The new Skoda Scala is playing it bold, taking on the Golf in terms of space and tech, but undercutting it in terms of price. The Scala may be a replacement for the half-baked Rapid, but signifies a confident move in challenging the establishment, even if that establishment has donated most of its parts. It also might usher in a vRS model, with possible plug-in hybrid tech for the first time, itself representing a new, more mature Skoda.
Skoda’s strategy has always been clear. Take good, honest Volkswagen components, add size, and remove cost. It’s been a successful one, too, making Skoda one of very few mainstream manufacturers to buck the trend and keep expanding in the tumultuous European market. So after steady, incremental, but strong growth, we come to a rather important new model that not only exemplifies those core attributes, but forms the base of the marque’s next generation.
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The Scala may be less expensive than a Golf, but it’s now beyond a £20k price point, even in moderate specifications, and the building blocks underneath are hardly ground-breaking Volkswagen Group tech. So now priced against family-sized hatchbacks, the Scala has to appeal, and not just “do”, to justify that price tag.
Engine, transmission and 0-60 time
The available powertrains are, predictably, borrowed from both the Golf and Polo, with two 1-litre three-cylinder petrols with 94bhp and 114bhp, and topped for the moment by a 148bhp 1.5-litre four-cylinder “evo” unit. All engines are turbocharged and Euro 6 compliant, and transmission options are split between a six-speed manual or seven-speed DSG, depending on the engine. A sole 1.6-litre diesel is also on offer, but Skoda suggests, as we would, this might not be the powertrain to go for.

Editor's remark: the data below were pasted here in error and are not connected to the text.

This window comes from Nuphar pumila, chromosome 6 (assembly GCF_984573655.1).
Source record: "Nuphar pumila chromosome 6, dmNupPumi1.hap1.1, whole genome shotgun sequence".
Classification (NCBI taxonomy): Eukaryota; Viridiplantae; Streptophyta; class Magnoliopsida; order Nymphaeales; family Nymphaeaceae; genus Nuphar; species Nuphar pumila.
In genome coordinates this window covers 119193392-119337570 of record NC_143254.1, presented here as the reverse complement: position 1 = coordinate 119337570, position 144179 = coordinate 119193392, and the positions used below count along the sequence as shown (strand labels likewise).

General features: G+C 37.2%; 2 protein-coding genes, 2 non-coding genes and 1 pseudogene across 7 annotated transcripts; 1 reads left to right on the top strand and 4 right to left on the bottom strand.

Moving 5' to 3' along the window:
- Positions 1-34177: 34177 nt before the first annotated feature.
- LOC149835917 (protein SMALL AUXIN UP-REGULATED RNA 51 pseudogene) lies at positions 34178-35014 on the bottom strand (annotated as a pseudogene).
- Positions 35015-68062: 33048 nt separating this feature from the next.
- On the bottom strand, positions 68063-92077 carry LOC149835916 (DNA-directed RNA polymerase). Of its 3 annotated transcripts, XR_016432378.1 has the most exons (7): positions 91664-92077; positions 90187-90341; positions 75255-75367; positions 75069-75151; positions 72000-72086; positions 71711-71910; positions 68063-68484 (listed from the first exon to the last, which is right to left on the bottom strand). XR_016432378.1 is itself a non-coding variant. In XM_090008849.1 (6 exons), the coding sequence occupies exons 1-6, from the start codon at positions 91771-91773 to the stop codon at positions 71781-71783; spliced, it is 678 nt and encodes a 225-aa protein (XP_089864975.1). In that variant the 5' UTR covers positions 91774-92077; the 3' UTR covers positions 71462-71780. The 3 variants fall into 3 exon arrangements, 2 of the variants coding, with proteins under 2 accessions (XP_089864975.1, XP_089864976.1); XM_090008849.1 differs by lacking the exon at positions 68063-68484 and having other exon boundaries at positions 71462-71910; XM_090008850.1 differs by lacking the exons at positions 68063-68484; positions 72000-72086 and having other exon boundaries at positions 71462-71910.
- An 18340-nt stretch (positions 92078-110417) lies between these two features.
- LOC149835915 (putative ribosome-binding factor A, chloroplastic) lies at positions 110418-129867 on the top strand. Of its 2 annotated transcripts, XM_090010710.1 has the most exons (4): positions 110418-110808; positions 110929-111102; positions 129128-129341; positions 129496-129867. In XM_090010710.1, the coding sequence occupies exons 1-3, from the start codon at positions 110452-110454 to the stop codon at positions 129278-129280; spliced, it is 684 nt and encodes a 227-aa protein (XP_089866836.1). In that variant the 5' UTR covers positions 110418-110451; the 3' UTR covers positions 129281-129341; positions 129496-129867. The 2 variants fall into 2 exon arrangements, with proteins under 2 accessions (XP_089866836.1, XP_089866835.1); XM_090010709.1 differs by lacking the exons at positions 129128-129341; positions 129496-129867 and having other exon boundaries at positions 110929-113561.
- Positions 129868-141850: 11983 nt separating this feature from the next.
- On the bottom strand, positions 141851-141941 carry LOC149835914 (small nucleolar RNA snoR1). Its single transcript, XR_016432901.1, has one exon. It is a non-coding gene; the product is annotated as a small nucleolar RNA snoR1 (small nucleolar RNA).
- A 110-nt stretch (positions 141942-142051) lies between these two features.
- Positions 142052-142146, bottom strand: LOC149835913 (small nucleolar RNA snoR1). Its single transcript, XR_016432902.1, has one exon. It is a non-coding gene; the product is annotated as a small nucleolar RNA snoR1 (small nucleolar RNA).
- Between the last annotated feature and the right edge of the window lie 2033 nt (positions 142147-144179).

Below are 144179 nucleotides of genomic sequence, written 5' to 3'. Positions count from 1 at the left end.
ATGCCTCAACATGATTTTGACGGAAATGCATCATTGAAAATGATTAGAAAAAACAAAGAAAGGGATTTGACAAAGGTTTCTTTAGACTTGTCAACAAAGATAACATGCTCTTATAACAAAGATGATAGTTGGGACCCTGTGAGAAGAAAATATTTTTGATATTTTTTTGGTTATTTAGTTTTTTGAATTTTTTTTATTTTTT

For any real performance, you’ll have to wait for the much-ruminated, but as yet unconfirmed vRS model, something we’ve already had a good look at with the Vision RS concept that foreshowed the Scala at last year’s Paris motor show. For now, it’s the 1.5-litre turbo petrol that is most potent, with a laid back, refined, if incorrigibly dull combination of attributes that is especially prevalent when saddled with the relatively well behaved, if slightly sullen DSG transmission.
Instead it’s the thrummy three-pots that make more sense, not feeling appreciably slower, but more charismatic and efficient. It’s best when paired with Skoda’s standard issue VAG six-speed, with a slick effortless shift and decent, if overly-light pedal weighting.
Despite the Golf-aping dimensions (it’s 10mm longer, in fact), the Scala is instead more closely related to the smaller Polo, sharing the simplified MQB-A0 platform. To some this may sound like little more than a collection of random letters and numbers, but it tells us a lot about what underpins the Scala, and where any potential Scala vRS models might end up in the future.
As a result, it’s not surprising to find MacPherson front struts and a torsion beam rear suspension system fitted. The steering is an electric-mechanical system, as per usual, while other technical highlights include the optional adaptive dampers, selectable driver modes, standard LED headlights and a new 9.2-inch glass-fronted infotainment system. All these features might not seem remarkable, but they are impressive inclusions considering the Scala’s size and price-point.